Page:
What is Hoarding Disorder and how can we help?


Hoarding is not the same as collecting:

The first distinction we need to make is that Hoarding is not the same as collecting.
While most of us collect things as a hobby or for sentimental reasons — anything from coins to coasters, the biggest difference is how the collecting affects our daily life. As a personal interest, collecting can be very enriching, providing entertainment and opportunities for learning, However, some people’s excessive compulsion to collect and keep things can have a negative impact on several aspects of their everyday life.

So, what is Hoarding?

As a formal definition, Hoarding becomes a disorder when someone has a compulsion to acquire and collect too many things and has difficulty letting go or throwing out things that are out of date or no longer functioning.  This over accumulation impacts their health and wellbeing; hinders their ability to lead a fulfilling social life, impedes the normal use their homes and often adds conflict to their relationships plus the chance of community problems.

Are Hoarding and OCD the same thing?

The short answer is No. In the past, Hoarding Disorder was identified as sub-type of OCD, Obsessive Compulsive Disorder due to the compulsion to acquire things, but the added difficulties organizing and discarding their collection makes this disorder unique. In some cases, hoarding conditions develop as a consequence of OCD but they are independent conditions.

But, what causes hoarding?

Today we know that they are genetic and  neurobiological factors involved in this condition and the child of a person that hoards have chances to develop the disorder at some point of their lives. Science also has shown that besides OCD, Hoarding Behavior has links to Depression and Anxiety

Hoarding is not the same as messy or disorganized

Hoarding ranges from mild to severe. In some cases, hoarding may not have much impact on everyday life and can be confused with just domestic disorder, while in other cases it seriously affects functioning on a daily basis due to lack to access to basic services in the home like bathroom, kitchen or a space where to sleep properly and the general unsanitary conditions.

Please Remember:

Hoarding is not a flaw of character, is a condition

Very often, people with hoarding disorder may not see it as a problem until family and friends start worrying about the situation and decide to intervene. Besides the actual clearing and cleaning of the home, psychological support is recommended to help people with hoarding disorder understand how their beliefs and behaviours can be changed so that they can live safer, more enjoyable lives.


Types of Hoarding


Understanding what is hoarded and why, truly helps to discern risks and strategies to deal with the situation, but in any case, respect and compassion are fundamental at the time to attempt to help the person to start a new healthy lifestyle. Also, as many times hoarding can reveal or imply other underlying mental and physical health issues, a consultation with a healthcare professional is always recommended.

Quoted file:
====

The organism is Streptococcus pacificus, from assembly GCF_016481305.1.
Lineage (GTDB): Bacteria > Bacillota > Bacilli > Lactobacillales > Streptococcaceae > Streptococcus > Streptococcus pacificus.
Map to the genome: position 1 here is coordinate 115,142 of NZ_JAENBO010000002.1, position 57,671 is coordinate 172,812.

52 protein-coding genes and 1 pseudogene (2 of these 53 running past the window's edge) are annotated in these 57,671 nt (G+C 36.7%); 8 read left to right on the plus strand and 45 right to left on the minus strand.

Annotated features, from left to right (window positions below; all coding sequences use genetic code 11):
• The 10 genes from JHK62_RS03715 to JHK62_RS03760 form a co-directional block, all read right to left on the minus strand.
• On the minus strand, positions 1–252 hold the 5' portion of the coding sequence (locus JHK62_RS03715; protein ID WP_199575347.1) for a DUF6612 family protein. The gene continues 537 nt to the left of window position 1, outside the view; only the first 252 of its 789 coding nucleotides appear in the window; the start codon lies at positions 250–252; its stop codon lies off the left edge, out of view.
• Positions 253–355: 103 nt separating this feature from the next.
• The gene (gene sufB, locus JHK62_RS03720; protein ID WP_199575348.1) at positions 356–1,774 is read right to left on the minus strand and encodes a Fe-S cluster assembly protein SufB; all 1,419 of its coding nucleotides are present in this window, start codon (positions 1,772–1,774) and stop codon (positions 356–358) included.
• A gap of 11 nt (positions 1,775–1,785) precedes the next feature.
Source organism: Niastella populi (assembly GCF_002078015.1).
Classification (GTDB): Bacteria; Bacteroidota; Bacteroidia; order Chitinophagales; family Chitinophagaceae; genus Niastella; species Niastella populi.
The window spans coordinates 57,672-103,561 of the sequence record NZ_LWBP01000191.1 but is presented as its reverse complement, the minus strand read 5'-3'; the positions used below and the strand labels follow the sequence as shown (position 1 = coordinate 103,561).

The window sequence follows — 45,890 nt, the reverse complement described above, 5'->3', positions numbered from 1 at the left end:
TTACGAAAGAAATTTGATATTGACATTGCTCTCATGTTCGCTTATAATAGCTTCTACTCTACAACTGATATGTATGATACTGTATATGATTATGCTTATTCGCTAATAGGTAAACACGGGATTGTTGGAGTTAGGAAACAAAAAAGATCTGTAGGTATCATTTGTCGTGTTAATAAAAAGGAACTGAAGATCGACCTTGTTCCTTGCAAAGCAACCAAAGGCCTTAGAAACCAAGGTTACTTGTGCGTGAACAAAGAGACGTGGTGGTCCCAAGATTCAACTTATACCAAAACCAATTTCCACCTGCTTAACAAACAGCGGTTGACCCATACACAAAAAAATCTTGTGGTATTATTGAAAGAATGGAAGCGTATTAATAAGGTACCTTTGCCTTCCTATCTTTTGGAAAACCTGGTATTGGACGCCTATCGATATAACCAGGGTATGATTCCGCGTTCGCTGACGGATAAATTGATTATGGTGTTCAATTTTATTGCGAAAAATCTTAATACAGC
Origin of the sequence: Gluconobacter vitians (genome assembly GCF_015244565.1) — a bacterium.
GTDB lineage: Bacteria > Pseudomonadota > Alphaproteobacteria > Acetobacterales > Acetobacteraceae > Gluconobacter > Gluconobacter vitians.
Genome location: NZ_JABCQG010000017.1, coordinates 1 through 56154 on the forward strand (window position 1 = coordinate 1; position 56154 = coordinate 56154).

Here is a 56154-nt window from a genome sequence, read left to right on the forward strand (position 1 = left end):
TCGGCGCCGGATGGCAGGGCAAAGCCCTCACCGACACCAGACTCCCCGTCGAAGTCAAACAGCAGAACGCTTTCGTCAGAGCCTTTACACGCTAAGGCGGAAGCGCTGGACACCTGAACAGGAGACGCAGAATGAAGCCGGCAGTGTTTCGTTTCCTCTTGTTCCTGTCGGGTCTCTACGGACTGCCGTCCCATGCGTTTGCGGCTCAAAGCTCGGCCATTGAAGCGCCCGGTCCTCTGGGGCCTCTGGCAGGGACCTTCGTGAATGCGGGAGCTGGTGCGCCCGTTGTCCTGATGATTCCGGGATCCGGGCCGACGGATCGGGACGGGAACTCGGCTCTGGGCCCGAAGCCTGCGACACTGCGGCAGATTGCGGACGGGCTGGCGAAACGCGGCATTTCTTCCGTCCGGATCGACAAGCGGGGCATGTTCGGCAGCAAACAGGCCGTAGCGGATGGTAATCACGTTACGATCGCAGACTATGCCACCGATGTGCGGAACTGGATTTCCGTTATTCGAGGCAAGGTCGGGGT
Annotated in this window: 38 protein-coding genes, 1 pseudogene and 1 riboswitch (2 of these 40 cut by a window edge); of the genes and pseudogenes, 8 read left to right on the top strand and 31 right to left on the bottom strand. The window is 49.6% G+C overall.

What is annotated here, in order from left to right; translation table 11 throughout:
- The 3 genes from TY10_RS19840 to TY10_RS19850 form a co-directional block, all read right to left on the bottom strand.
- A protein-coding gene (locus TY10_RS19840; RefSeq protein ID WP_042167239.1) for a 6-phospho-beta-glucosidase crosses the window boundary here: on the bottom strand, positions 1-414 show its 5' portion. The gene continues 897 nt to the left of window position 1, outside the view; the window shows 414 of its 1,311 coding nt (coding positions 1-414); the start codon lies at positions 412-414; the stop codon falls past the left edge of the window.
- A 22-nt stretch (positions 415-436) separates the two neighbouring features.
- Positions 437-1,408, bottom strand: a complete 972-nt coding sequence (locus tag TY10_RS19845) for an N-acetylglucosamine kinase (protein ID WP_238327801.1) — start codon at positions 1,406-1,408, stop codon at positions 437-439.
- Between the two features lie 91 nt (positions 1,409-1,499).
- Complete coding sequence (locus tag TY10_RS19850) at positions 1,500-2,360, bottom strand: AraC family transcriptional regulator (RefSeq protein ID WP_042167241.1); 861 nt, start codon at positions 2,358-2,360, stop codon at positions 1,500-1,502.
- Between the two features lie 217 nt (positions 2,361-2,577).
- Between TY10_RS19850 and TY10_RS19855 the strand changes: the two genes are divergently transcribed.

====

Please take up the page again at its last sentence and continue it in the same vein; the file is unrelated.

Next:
General massive accumulation of diverse items like paper, rubbish, furniture and like, often leading to unsanitary conditions restricting the habitability and functionality of the home partially or totally.

As the maintenance of the house is abandoned, structural problems start happening.  Problems like leaking roofs, defective electric wiring, blocked toilets and broken water taps are very common. Due to the large accumulation of items, the residents are forced into a corner where it will become difficult to undertake everyday living tasks like cooking, bathing, cleaning, and sleeping. This leads to poor personal hygiene and insufficient nutrition negatively affecting their health and wellbeing. The person normally changes their behaviour trying to adapt to the circumstances  and activities like getting ready for work, study or socializing with friends and family are also severely impaired.

Animal Hoarding:

When the person keeps more animals than the quantity he/she is able to care for properly according to the size of the dwelling, particular needs of those animals and local legal limits. Although cruelty is not intended, the pets are often neglected and the accumulation of biological matter possess a health hazard making it a delicate situation.

Paper Hoarding

Can be anything from old newspapers and magazines to catalogues. This category can be further down into mail and information hoarders to fine tune the adequate solutions to the problem.

Food Hoarding:

Excessive accumulation of food items ranging from cans, packets and fresh items. A special complication with this area is the putrefaction of out of date items turning into rubbish with the health hazard involved.

Shopping Hoarding: